NYC’s International Center of Photography

NYC’s International Center of Photography

New York has some of the world’s best galleries and it can be quite a task just to decide which ones to visit. Having been to most of the bigger galleries on previous trips, my first stop this time was the International Center of Photography (ICP) in Midtown. Established in 1974, the ICP features work exploring the possibilities and limits of what can be captured through a photographer’s lens. The center also runs an extensive program of courses for budding and more experienced photographers.

What the ICP lacks in size, it more than makes up for in quality. The main exhibit, Weegee: Murder is My Business, running until September 2, 2012, features the work of photojournalist, “Weegee”, real name Arthur Fellig, who was a prominent news photographer during the 30s and 40s in New York City. He was renowned for arriving on crime scenes to capture perpetrators, victims and police in the immediate aftermath of violent crimes and accidents. His work gave viewers an intimate insight into the night-time pursuits of New York’s underworld. The documentary style and voyeuristic nature of his photographs drew the public into the gory details of crime scenes. His photographs were some of the first to be identified as what is now known as tabloid journalism.

Weegee’s unique style – a product of news cycle demands – is characterized by its focus on human drama, capturing the reactions of bystanders as well as the key players at each scene.  A striking element of many of his photographs is that his subjects often seem to be in shock, or their mind clearly elsewhere as they seem unaware they are being photographed. Many bystanders are caught engaging in activities which are quite unexpected for those who have just witnessed, or been involved in, horrific crimes. Weegee’s use of the newly-invented flashbulb, also adds to the feeling that the subjects have been caught off-guard. As a viewer you feel like an impassive observer of the misfortune and criminality of NYC’s seedier neighbourhoods.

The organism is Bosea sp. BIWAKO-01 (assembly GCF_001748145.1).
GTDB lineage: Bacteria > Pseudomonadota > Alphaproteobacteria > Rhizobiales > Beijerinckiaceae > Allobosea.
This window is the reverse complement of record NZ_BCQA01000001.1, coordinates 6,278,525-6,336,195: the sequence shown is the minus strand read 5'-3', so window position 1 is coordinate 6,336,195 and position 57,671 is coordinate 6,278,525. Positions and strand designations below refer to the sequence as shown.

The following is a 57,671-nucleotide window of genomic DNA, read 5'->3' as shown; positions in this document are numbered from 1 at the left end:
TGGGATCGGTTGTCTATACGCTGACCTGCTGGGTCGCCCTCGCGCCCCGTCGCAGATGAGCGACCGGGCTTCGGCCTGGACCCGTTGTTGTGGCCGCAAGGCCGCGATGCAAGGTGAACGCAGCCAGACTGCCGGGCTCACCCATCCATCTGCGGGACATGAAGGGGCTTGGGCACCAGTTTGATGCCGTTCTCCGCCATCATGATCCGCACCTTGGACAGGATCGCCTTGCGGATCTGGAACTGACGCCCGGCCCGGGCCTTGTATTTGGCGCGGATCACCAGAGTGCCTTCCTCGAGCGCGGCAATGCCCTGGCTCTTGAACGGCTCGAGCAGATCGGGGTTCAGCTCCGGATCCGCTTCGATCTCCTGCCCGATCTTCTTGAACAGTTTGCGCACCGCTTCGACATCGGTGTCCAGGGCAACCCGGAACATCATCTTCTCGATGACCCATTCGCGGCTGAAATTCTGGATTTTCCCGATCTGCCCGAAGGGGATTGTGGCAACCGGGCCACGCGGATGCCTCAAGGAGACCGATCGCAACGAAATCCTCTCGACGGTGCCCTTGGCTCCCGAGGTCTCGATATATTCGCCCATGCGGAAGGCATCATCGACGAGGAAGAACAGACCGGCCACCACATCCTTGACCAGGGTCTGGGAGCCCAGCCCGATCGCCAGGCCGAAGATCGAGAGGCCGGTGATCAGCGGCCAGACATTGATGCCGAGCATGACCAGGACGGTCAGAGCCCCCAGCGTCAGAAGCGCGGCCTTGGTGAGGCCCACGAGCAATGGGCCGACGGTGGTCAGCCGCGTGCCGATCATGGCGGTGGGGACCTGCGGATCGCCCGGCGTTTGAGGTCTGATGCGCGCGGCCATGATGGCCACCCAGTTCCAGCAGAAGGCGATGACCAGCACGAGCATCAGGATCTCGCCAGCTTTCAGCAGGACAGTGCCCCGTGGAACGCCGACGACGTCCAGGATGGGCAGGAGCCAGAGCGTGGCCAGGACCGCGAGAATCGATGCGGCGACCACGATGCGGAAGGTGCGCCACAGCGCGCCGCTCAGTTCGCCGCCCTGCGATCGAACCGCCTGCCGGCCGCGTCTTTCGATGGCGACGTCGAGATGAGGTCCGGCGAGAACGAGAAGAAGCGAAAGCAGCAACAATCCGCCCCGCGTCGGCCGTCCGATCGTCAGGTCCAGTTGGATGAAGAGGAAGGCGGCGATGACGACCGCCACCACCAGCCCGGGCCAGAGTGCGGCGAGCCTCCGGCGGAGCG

I found the most striking thing about the exhibit to be the contrast between Weegee’s images and the photos we see in contemporary media. Rarely do we see news photos portraying the most violent details of crimes. The images are more like what we would see on shows like CSI or Criminal Minds – victims covered in blood, police taking evidence at the scene and perpetrators shocked at being apprehended. The exhibit is a very interesting look into the first coverage of crimes in this manner – coverage that informs much of the modern crime dramas we see on television today.

If you happen to be in New York before September, the ICP is well worth a visit.


Weegee, Anthony Esposito, Accused “Cop Killer,” January 16, 1941. © Weegee/International Center of Photography.


Police officer and assistant removing body of Reception Hospital ambulance driver Morris Linker from East River, NY, 1943


Weegee, Hold up man killed, November 24, 1941. © Weegee/International Center of Photography.


Weegee, Line-Up for Night Court, ca. 1941. © Weegee/International Center of Photography.


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